How can we talk about vintage cooking without Jell-O®? We can’t.
Moving from church suppers to bars and clubs, Jell-O shows up in some unlikely places. And unlikely ingredients show up in Jell-O. Take the avocado for instance.
One summer when I was in high school, my family vacationed on a quiet lake in Vermont with a distinguished gentleman that my father worked with and his very artsy wife. Mother was helping the hostess get lunch, and the hostess asked if we liked avocados. I looked at the green alligator-skinned fruit and said, “I never had one.”
My mother was horrified. “Of COURSE you have had avocados,” she said. Laughing nervously, she turned to the hostess–“We have them all the time,” she added.
Hmmmm? All the time? I saw right away that I had made a social faux pas. Mother was ever sensitive to social differences and eager to prove that she was as cultured and educated as anyone else, and here was her awkward, gangly teen daughter screwing up her facade.
Jell-O and avocado may not seem related. However, I remembered that incident when I got out one of the many product-oriented cooking booklets from yesteryear, The Joys of Jell-O. You can always tell when cookbook has been used a lot–stains all over it.
In the back of the book there is an address where you can send fifty cents and 3 box tops to get another copy. (I doubt that offer is still valid!). This book is now selling on E-bay from $5.00 to $20.00. Or you can get The New Joys of Jell-O Brand: Gelatin Dessert Recipe Book (1974) from Amazon.
Because Jell-O was an essential in any cook’s repretoire when I was growing up, and because I once read that northeastern Ohioans ate more Jell-O per capita than any other region of the country, I had to bring you a few Jell-O recipes. By the way, Utah has more recently claimed the Jell-O consuming title, and made the jiggly stuff their official State Snack.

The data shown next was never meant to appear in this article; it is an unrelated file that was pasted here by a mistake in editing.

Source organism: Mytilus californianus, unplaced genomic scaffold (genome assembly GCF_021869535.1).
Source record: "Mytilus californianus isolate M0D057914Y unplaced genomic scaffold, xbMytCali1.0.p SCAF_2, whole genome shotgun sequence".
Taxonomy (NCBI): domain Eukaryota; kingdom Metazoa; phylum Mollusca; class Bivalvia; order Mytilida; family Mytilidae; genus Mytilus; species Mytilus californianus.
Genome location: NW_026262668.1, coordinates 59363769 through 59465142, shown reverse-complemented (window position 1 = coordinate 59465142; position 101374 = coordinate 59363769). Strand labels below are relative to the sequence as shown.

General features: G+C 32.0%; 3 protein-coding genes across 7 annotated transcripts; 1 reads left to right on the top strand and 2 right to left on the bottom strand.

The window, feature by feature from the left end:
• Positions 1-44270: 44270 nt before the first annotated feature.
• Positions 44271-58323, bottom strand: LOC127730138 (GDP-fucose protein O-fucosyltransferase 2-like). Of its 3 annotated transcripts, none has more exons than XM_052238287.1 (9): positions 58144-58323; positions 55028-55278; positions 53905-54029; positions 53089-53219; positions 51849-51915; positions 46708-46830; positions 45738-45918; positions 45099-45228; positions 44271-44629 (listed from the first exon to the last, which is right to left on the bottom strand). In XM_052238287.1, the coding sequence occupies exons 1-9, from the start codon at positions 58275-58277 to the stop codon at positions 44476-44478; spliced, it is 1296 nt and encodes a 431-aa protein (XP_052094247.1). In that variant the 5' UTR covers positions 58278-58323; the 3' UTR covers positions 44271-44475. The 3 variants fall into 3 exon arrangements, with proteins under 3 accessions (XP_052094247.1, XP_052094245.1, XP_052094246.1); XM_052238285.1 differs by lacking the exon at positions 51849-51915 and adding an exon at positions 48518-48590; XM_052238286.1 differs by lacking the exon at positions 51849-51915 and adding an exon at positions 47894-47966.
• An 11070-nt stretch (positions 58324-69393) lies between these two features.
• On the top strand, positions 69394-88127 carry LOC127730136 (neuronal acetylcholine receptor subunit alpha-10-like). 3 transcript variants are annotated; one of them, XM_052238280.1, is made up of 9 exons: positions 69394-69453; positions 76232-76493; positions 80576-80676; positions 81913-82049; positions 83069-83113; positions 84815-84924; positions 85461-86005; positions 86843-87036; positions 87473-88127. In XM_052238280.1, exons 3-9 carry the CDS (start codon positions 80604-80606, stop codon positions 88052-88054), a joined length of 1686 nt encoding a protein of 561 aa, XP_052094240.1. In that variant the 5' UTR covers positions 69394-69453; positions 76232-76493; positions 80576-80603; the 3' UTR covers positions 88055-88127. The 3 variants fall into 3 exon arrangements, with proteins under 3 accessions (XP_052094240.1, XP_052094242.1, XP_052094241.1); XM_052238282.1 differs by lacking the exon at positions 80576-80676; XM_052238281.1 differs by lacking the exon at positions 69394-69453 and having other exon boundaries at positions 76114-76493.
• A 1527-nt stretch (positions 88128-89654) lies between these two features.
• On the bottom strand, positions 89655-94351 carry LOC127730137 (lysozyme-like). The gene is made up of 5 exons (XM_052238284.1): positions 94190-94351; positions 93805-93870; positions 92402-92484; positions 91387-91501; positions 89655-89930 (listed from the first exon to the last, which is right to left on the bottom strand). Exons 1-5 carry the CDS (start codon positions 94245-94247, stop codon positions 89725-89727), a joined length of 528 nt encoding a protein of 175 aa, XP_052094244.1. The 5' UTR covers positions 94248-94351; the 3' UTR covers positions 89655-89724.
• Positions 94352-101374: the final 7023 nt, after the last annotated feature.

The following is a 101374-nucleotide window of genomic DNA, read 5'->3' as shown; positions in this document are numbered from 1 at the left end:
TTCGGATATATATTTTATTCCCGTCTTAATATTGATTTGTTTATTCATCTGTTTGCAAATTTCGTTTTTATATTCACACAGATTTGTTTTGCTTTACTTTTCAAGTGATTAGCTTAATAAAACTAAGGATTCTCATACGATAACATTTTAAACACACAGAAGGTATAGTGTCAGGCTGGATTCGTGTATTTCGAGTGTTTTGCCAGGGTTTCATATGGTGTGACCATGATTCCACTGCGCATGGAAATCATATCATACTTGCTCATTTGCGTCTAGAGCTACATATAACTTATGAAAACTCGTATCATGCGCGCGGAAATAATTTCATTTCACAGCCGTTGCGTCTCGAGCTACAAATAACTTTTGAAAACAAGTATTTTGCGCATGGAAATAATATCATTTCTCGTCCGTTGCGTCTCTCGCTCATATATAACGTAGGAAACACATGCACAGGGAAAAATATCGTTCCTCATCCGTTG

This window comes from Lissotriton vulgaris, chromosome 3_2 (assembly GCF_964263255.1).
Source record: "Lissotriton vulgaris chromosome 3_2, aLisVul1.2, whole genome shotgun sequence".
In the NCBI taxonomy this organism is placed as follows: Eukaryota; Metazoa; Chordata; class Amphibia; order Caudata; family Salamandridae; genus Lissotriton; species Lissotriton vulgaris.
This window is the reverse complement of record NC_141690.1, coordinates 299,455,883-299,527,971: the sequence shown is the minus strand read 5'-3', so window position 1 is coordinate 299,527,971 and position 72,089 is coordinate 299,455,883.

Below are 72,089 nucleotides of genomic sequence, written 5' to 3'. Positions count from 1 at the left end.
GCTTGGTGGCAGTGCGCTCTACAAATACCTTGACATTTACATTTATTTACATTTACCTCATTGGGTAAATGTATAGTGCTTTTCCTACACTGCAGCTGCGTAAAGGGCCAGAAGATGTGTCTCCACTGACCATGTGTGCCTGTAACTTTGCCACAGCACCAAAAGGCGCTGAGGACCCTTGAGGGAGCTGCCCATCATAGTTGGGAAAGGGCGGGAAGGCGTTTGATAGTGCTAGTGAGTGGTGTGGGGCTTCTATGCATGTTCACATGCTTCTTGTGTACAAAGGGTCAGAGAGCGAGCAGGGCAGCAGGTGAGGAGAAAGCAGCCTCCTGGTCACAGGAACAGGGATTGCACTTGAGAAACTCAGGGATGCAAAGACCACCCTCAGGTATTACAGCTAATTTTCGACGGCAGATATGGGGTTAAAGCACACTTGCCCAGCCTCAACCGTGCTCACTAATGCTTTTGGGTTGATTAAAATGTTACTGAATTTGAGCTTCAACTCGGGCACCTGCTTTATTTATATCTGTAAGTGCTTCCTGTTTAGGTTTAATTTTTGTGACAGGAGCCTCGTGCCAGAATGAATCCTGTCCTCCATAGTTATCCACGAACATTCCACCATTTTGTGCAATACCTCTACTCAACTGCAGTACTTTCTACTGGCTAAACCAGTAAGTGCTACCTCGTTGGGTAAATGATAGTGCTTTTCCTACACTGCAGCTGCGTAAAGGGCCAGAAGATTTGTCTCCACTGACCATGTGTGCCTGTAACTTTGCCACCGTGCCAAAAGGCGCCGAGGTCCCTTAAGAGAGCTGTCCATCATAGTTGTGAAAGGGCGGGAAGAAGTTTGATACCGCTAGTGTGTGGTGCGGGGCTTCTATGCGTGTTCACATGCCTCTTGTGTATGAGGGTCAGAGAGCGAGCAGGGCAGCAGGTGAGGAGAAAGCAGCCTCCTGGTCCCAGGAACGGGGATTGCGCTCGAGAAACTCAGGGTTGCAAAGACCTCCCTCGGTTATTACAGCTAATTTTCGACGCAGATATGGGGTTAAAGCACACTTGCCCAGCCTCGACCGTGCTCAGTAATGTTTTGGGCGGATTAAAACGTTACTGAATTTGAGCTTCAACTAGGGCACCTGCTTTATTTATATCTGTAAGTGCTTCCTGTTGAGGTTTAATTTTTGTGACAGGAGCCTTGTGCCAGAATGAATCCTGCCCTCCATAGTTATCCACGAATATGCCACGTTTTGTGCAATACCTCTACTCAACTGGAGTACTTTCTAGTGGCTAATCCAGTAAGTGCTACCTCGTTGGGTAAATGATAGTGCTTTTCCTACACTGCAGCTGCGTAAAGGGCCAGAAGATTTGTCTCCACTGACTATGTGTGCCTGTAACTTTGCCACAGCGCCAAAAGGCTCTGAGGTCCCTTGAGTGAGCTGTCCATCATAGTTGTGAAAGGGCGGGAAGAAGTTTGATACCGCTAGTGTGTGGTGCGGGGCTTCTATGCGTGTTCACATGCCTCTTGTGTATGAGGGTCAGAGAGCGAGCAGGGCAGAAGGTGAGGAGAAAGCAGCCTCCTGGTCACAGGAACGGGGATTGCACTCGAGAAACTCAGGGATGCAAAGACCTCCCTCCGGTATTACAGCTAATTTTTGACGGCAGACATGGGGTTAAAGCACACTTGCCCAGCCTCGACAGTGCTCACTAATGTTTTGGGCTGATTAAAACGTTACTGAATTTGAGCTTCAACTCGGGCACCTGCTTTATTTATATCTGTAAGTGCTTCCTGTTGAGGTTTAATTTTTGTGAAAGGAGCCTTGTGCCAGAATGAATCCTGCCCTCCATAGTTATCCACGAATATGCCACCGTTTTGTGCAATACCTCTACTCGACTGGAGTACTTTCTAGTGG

As I paged through The Joys of Jell-O, I noticed a couple of recipes with avocado. While that was not the most common Jell-O dish I remember–that would be fruit cocktail in strawberry Jello for dessert or grated cabbage and carrots in lime Jello for salad– I had some avocados and strawberries on hand–so avocado it would be.
A Little History
Gelled desserts–aspics and meat jellies–had been fashionable since the middle ages, but when the packaged gelatin product appeared, it made those frou-frou creations easy enough for any housewife. Then along came a fruit-flavored, brightly colored gelatin that eclipsed the old see-through colorless gels.
The history is interesting, since the original inventor wasn’t good at marketing and sold the product to high-school drop out Frank Woodward for $450. Academic genius he wasn’t, but marketing genius he was, and in 1906 Jell-O (named by the wife of the original creator) took off. Interestingly, the key to his success was a cookbook of Jell-O dishes, the ancestor of my Joys of Jello. Of course, it helped that electric refrigerators were coming into use to chill the Jell-O.
In 1923 Woodward’s Jell-O company merged with Postum and eventually became General Foods–now merged with Kraft– which produces Jell-O.
In the fifties, I remember some short-lived flavors of a different sort–savory flavors like celery and vegetable and Italian.
While the jello dishes that are still ubiquitous in middle America at reunions and funerals and church suppers are looked upon as rather plebeian by foodies, in the 21st century, Jell-O has had a rebirth as a bad boy. The brightly colored, jiggly fun food has broken out of its former staid family dinner surroundings and now shows up in bars as Jell-O shots or in Jell-O wrestling.
Oh dear, what would all those Church Supper Ladies say?
It has been decades since I’ve used the fancy Jell-o mold, but I never could bear to throw it away, so I dug it out from under the cake pans, and made Avocado Strawberry Ring.